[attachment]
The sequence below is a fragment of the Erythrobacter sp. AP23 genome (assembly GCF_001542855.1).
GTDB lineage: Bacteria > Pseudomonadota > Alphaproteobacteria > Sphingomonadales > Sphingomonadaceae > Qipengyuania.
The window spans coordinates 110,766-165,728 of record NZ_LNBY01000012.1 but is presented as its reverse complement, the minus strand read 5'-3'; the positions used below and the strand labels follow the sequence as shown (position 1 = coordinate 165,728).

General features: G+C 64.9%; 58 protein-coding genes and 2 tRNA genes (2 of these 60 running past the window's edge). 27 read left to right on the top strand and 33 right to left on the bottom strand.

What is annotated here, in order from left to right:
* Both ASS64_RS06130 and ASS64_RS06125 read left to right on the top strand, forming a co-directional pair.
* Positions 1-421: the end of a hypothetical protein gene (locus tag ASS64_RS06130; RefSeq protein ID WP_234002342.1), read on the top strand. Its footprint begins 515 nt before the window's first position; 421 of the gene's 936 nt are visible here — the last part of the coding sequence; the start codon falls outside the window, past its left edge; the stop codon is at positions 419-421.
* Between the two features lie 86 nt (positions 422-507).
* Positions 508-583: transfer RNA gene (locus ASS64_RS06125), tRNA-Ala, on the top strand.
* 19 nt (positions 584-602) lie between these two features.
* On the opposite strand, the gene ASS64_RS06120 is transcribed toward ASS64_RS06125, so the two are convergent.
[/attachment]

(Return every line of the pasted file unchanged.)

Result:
The sequence below is a fragment of the Erythrobacter sp. AP23 genome (assembly GCF_001542855.1).
GTDB lineage: Bacteria > Pseudomonadota > Alphaproteobacteria > Sphingomonadales > Sphingomonadaceae > Qipengyuania.
The window spans coordinates 110,766-165,728 of record NZ_LNBY01000012.1 but is presented as its reverse complement, the minus strand read 5'-3'; the positions used below and the strand labels follow the sequence as shown (position 1 = coordinate 165,728).

General features: G+C 64.9%; 58 protein-coding genes and 2 tRNA genes (2 of these 60 running past the window's edge). 27 read left to right on the top strand and 33 right to left on the bottom strand.

What is annotated here, in order from left to right:
* Both ASS64_RS06130 and ASS64_RS06125 read left to right on the top strand, forming a co-directional pair.
* Positions 1-421: the end of a hypothetical protein gene (locus tag ASS64_RS06130; RefSeq protein ID WP_234002342.1), read on the top strand. Its footprint begins 515 nt before the window's first position; 421 of the gene's 936 nt are visible here — the last part of the coding sequence; the start codon falls outside the window, past its left edge; the stop codon is at positions 419-421.
* Between the two features lie 86 nt (positions 422-507).
* Positions 508-583: transfer RNA gene (locus ASS64_RS06125), tRNA-Ala, on the top strand.
* 19 nt (positions 584-602) lie between these two features.
* On the opposite strand, the gene ASS64_RS06120 is transcribed toward ASS64_RS06125, so the two are convergent.